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Title page for ETD etd-08242017-150824


Type of Document Dissertation
Author Chua, Kao-Wei
Author's Email Address kaochua@gmail.com
URN etd-08242017-150824
Title Holistic Processing: A Matter of Experience
Degree PhD
Department Psychology
Advisory Committee
Advisor Name Title
Isabel Gauthier Committee Chair
Dan Levin Committee Member
James Tanaka Committee Member
Tom Palmeri Committee Member
Keywords
  • perception
  • vision
  • expertise
  • holistic processing
Date of Defense 2017-07-22
Availability unrestricted
Abstract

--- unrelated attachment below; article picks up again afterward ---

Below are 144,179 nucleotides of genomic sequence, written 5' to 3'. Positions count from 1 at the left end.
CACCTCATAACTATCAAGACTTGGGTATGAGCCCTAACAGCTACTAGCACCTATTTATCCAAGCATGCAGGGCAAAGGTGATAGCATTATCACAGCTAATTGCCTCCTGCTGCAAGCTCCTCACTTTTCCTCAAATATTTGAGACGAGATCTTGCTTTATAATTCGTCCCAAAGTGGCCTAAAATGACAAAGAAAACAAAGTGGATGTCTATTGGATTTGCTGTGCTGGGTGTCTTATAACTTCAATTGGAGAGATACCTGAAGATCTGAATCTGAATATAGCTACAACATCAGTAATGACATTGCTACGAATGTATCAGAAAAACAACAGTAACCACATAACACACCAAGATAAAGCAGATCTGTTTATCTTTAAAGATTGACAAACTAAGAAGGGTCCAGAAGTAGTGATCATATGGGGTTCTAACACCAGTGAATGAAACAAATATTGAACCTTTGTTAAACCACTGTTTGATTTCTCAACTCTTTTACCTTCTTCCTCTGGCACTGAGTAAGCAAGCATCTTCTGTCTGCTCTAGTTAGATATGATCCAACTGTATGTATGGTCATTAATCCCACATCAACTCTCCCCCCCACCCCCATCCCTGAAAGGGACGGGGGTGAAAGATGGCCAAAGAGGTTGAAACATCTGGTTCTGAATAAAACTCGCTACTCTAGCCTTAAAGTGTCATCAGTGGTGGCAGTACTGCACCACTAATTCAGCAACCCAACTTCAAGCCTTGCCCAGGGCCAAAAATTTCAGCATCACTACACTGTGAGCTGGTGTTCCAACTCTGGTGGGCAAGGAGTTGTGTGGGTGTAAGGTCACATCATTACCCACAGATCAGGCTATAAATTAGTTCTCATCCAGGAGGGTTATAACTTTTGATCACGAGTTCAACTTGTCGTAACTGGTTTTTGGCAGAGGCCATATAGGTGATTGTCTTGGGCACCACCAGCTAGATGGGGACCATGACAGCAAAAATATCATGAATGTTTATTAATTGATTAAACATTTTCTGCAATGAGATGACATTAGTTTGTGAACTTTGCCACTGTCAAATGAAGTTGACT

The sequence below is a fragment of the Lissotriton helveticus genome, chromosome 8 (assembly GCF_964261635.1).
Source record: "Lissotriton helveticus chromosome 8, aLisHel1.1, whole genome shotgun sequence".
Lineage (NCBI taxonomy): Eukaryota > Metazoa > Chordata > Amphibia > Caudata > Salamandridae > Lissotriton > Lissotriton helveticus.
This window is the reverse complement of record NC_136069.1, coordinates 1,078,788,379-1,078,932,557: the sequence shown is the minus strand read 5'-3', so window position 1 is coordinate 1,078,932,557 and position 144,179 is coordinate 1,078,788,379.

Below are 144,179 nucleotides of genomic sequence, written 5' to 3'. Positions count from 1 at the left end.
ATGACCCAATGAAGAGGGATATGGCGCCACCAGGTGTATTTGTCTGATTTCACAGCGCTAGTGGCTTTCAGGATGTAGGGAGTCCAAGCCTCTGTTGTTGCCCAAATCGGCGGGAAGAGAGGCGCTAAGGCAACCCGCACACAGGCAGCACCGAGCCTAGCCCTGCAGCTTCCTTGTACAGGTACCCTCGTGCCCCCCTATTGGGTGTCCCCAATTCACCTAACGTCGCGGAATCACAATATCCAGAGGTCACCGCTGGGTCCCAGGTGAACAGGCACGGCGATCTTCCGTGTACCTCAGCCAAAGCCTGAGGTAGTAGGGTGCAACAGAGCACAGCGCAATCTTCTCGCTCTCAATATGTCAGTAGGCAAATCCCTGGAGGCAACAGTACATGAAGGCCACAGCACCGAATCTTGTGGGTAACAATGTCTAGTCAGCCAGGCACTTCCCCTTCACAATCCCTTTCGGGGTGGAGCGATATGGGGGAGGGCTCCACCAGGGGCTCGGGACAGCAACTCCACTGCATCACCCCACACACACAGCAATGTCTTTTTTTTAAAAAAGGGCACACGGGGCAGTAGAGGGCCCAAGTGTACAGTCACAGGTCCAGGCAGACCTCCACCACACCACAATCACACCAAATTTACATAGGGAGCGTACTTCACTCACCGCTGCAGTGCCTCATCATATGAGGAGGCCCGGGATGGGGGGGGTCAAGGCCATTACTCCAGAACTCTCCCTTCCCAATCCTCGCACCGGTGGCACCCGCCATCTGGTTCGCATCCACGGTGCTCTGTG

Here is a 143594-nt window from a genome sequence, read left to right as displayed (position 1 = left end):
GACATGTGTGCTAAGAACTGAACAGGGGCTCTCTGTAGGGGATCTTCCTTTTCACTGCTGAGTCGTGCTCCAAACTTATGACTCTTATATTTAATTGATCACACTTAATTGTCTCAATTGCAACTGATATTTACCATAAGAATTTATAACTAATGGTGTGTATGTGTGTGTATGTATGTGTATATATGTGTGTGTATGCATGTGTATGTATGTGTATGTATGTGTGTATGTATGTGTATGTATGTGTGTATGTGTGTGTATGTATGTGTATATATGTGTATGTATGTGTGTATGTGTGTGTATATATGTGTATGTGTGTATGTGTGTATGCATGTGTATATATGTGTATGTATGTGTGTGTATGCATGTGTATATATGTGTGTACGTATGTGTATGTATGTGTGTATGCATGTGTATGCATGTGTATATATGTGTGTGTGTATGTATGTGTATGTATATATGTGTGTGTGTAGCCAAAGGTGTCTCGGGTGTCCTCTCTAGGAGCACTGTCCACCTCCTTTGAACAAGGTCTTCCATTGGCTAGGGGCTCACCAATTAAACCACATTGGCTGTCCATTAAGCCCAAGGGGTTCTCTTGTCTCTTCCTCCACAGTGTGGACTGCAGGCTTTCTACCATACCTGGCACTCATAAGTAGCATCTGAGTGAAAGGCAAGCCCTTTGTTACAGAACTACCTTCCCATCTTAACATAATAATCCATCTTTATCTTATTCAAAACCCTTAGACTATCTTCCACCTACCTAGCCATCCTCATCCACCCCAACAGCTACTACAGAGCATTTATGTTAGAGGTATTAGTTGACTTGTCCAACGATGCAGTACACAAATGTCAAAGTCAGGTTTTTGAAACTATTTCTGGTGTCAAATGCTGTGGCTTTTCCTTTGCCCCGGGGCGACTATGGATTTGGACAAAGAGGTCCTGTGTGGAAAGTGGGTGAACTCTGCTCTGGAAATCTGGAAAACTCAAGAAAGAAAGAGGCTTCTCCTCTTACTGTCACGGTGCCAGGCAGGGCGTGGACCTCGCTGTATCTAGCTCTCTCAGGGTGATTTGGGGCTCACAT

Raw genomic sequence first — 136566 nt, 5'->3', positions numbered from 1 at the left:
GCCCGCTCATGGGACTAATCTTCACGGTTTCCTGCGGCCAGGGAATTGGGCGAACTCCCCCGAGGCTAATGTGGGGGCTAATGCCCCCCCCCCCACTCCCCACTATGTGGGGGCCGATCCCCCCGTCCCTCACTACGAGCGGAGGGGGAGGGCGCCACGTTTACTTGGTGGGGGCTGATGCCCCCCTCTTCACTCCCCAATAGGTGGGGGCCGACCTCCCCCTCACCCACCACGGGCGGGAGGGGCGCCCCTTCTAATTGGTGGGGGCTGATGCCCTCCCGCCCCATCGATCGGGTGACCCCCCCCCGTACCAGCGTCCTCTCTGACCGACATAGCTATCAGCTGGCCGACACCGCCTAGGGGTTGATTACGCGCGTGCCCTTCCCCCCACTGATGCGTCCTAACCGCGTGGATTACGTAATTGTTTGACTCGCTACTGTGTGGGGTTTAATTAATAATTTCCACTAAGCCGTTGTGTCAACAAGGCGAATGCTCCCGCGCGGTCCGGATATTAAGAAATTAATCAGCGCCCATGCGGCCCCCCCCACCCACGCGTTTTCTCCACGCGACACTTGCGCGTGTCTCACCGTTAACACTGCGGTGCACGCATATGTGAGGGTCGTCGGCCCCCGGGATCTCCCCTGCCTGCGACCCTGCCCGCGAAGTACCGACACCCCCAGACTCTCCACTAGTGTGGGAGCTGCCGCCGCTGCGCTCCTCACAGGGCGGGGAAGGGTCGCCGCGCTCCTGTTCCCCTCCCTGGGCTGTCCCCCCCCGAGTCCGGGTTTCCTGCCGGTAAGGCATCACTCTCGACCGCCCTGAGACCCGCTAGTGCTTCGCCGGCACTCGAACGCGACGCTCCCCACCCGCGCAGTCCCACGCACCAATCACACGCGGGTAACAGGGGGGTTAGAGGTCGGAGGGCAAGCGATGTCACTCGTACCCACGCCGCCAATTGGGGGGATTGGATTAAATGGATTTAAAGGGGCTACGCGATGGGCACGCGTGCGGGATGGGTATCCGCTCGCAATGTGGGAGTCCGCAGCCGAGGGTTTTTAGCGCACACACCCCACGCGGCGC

Experts process objects of expertise holistically, or as entire wholes rather than parts. Previous research has demonstrated that holistic processing comes with individuation experience, but thus far, it has been difficult to disentangle the effects of experience and visual ability on holistic processing. For familiar objects, experience levels vary and are difficult to quantify. Additionally, recognition performance with faces does not correlate with holistic processing. What factors impact holistic processing, then? Holistic processing can be conceived of as a learned strategy wherein diagnostic parts are obligatorily attended. As people gain experience with objects, attentional biases to these parts may be strengthened. Thus, it is possible that the magnitude of holistic processing is directly related to the amount of experience one has in a category. However, to date, most studies of holistic processing have equated training time across subjects and compared trained and untrained subjects, giving us little information about graded effects of experience. To that end, the current study involves manipulating the level of experience across groups of subjects with three categories of novel objects. Two of the categories were matched on experience level, and a third was assigned the remaining amount of training. After training, we examined the factors that predicted holistic processing and overall performance in the holistic processing post-tests. For each trained category, holistic processing could be predicted by experience level, with more experience resulting in more holistic processing. Measures of visual ability did not predict holistic processing, but they did predict overall performance in the matching test. In this study, we found that the factors that best predicted performance and the magnitude of holistic processing were visual ability and experience, respectively.
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